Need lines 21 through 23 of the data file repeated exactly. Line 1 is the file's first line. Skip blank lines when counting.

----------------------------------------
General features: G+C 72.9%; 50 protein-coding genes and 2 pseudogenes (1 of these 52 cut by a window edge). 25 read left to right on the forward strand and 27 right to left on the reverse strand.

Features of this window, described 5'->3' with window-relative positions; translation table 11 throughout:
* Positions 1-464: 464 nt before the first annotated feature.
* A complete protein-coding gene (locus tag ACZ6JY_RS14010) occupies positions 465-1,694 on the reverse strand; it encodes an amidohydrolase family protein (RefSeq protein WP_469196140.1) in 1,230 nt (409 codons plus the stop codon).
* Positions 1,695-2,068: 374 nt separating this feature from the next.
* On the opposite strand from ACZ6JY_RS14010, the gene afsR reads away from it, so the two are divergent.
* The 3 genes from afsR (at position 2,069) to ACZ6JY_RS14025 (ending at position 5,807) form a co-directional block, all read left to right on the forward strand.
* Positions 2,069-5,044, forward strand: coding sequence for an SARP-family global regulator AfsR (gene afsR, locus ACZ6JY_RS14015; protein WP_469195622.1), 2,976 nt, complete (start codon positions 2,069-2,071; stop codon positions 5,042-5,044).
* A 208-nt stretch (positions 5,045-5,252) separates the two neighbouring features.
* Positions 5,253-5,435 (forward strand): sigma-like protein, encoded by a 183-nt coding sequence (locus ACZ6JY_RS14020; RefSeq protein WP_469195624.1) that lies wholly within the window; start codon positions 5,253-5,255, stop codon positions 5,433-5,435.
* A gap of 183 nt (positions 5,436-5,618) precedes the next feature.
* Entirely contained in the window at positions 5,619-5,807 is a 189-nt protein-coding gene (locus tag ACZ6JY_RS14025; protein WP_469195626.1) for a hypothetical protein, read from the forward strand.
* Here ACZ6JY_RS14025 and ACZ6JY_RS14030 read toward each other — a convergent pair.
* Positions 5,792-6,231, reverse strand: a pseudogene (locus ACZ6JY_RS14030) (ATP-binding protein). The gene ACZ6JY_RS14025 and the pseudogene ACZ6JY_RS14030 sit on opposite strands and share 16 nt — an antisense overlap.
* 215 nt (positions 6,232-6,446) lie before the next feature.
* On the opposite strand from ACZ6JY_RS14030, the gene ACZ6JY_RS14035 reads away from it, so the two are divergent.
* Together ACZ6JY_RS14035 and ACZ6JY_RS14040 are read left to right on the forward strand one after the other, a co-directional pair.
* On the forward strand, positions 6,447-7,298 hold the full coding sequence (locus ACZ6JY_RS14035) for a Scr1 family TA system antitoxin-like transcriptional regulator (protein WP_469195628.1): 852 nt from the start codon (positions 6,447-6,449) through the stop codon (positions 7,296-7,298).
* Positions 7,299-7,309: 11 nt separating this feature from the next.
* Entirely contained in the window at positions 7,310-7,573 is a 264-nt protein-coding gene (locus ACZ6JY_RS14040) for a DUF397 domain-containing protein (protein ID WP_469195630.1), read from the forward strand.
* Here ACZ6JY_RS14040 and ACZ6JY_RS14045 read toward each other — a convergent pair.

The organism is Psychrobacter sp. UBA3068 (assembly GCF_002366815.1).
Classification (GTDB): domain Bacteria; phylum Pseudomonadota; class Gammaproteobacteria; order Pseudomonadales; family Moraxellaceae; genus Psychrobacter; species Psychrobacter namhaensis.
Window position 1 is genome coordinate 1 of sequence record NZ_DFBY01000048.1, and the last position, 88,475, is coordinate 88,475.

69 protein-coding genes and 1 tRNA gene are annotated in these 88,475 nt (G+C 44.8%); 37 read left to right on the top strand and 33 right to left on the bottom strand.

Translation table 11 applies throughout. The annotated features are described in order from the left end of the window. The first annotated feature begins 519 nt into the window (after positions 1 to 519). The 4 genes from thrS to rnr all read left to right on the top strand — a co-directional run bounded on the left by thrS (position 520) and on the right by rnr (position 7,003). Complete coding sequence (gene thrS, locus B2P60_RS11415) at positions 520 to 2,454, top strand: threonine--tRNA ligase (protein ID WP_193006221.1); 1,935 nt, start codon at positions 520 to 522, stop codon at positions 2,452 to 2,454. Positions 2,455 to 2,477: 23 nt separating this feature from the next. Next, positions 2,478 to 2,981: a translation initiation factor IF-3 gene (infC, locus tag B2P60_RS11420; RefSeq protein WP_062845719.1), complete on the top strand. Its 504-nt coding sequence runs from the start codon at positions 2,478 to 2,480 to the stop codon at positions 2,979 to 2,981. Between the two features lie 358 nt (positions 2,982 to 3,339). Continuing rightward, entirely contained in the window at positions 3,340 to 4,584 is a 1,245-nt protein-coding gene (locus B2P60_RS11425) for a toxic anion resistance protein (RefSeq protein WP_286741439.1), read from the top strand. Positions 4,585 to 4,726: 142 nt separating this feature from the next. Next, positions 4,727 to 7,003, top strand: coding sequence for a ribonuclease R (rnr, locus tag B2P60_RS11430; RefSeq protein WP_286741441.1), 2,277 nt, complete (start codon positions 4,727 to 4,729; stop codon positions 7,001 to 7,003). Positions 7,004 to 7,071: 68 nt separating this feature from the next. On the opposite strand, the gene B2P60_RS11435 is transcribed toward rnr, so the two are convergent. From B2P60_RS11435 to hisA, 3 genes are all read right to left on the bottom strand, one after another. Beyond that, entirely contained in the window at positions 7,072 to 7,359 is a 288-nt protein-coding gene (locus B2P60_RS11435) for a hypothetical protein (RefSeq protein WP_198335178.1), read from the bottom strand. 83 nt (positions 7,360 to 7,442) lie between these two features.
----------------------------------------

* Here ACZ6JY_RS14040 and ACZ6JY_RS14045 read toward each other — a convergent pair.

The organism is Psychrobacter sp. UBA3068 (assembly GCF_002366815.1).
Classification (GTDB): domain Bacteria; phylum Pseudomonadota; class Gammaproteobacteria; order Pseudomonadales; family Moraxellaceae; genus Psychrobacter; species Psychrobacter namhaensis.